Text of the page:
A veterinary oncologist is a board-certified specialist trained to diagnose and treat animals with cancer.
Yes, cancer can happen to animals in much the same way as it can happen to humans. In fact, cancer is the leading cause of death in both cats and dogs. Learning that their companion animal has developed cancer is one of the most difficult situations a pet owner can face. After all, cancer is a painful medical condition that usually results in the death of a pet. Statistics show that 1 out of 3 dogs and 1 out of 4 cats will most likely develop cancer once they reach 10 years of age. Veterinary healthcare analysts predict that these animal cancer cases are bound to increase with an alarming rate of 45% in the coming years. Fortunately, we have veterinary oncologists who have dedicated their lives to significantly improving remission and cure rates for animals with cancer.
You can be a veterinary oncologist, too.
If you are passionate about enhancing the quality of life of pets with terminal diseases, then read on and find out what you need to do to become a vet oncologist.
Veterinary oncology is the study and treatment of cancer in dogs, cats, ferrets, birds, and other exotic and domestic animals. Many of the technologies used in the treatment and diagnosis of cancer in animals are usually similar with those used for humans.
These treatments include chemotherapy, surgery, immunotherapy, targeted therapy, and biological treatments of cancer. The vet oncologist should be able to assess and plan the best treatment for the animal, with evidence-based and compassion-driven recommendations.
Some responsibilities of vet oncologists include, but are not limited to:
• Providing comprehensive evaluation of a pet’s clinical condition
• Determining the appropriate course of treatment
• Providing chemotherapy and immunotherapy services
• Performing biopsy and laboratory blood work procedures
• Interpreting radiographs and ultrasound scans
• Managing chemotherapy side-effects
• Providing emergency medical advice for clients
• Offering grief support and referral for pet owners
Working as a veterinary oncologist, you will oftentimes work with other specialists to coordinate different procedures and treatments.
In this case, you will be part of an invaluable healthcare team who will ensure that the best outcome for each patient is achieved, thus providing much needed hope in the battle against cancer.
To become a veterinary oncologist, aspiring applicants are required to attend a four (4) year veterinary program at a veterinary college accredited by the Council on Education of the American Veterinary Medical Association (AVMA). Admission to these veterinary programs is highly competitive. Students who are eventually admitted to the program spend the first three years taking classes in medicine for clinical pathology, equine medicine, radiobiology, small animal care, neurobiology, diagnostic imaging, and surgery principles.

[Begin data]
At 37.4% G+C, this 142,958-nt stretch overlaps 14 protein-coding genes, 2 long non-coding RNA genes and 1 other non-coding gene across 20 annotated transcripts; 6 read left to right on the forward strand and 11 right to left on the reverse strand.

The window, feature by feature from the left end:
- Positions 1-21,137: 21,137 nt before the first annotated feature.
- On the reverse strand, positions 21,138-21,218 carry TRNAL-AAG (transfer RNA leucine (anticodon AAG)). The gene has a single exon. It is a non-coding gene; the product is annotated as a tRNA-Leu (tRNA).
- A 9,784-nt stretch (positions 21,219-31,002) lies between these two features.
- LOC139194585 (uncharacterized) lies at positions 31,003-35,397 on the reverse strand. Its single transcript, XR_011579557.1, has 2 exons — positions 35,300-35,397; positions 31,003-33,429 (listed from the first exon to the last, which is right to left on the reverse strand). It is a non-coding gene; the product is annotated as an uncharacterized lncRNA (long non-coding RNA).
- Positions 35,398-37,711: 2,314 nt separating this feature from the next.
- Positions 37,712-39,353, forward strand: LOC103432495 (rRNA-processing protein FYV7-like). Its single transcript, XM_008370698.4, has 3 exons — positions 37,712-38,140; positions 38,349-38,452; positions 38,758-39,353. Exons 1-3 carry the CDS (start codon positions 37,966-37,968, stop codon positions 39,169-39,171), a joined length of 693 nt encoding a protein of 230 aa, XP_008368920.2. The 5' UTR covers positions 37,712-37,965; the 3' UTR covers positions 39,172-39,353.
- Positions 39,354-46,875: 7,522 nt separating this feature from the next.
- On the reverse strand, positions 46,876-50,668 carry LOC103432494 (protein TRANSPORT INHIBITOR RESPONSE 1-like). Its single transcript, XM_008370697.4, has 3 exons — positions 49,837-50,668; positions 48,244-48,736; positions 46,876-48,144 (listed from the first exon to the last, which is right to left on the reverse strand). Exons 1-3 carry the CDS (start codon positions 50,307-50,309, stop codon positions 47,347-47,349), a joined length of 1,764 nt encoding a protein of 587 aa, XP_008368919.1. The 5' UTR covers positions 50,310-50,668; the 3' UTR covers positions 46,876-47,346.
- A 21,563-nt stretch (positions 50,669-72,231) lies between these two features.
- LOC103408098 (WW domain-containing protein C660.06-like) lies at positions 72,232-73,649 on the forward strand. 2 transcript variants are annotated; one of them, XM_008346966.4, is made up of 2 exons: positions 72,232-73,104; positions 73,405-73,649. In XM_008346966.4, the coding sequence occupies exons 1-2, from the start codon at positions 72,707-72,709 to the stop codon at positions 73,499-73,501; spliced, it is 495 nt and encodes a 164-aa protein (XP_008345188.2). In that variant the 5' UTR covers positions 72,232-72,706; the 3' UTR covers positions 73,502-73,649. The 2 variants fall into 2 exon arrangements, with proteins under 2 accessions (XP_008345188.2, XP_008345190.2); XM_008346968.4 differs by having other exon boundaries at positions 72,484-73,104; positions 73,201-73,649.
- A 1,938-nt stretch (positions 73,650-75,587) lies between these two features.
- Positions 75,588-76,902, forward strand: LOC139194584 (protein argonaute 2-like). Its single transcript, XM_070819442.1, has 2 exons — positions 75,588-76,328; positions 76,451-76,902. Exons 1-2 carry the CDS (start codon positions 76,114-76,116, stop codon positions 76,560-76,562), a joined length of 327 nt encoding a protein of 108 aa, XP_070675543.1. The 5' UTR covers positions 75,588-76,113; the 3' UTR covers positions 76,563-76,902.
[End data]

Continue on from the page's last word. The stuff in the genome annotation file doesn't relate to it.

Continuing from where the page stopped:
During their final year, veterinary college students practice supervised hands-on care rotating through the following specialties: anesthesiology, medicine for dairy and beef production, oncology, neurology, surgery, medicine for small animals, ophthalmology, surgery and emergency medical care. Graduates will then be conferred the title of Doctor of Veterinary Medicine.
Veterinarians practicing general medicine can go into practice after graduating and passing the North American Veterinary Licensing Exam. For aspiring veterinary oncologists, however, students must complete a three to four year residency where they earn specialized training and practice in preventing, diagnosing, and treating cancer in animals. After completing their residency, they are then obligated to become board-certified.
Becoming board certified in veterinary oncology is a rigorous process. This requires at least three additional years of advanced training in oncology after the completion of veterinary school.
Veterinarians wishing to become board certified in oncology must complete a one-year medical and surgical rotating internship, followed by a two to three year oncology residency program.
Furthermore, they are mandated to meet specific training and caseload requirements, and perform research to add to the growth of the veterinary oncology field.
The average salary of a vet oncologist is $75,000 per year. This figure can vary depending on what state they chose to practice their profession, and on what sector of veterinary oncology they wish to work in. Those who choose to work in the field of research and academics tend to have higher salaries compared to their colleagues in private hospitals and clinics. There is very high demand for aspiring veterinary oncologists due to the small number of graduates each year. As the nature of the career is quite challenging, only the very best make it to the top. As a result, the Bureau of Labor Statistics predicts a positive job outlook for all veterinary fields, with a growth rate of 36% that could still potentially expand until the year 2020.
Veterinary oncology is a highly demanding career choice as it requires long hours of academic work, research, and internship training.
On top of that, one must be prepared to face challenges ahead such as witnessing the death of patients and dealing with grief from pet owners who often treat their pets as part of the family.
Ultimately, the rewards seem greater than the hardships that may come along the way. The life of our companion animals is a lot more fragile than we think.
As a veterinary oncologist, knowing that you can have a direct impact in potentially extending a pet’s quality of life is truly inspiring, emotionally-fulfilling, and all worth the effort in the end.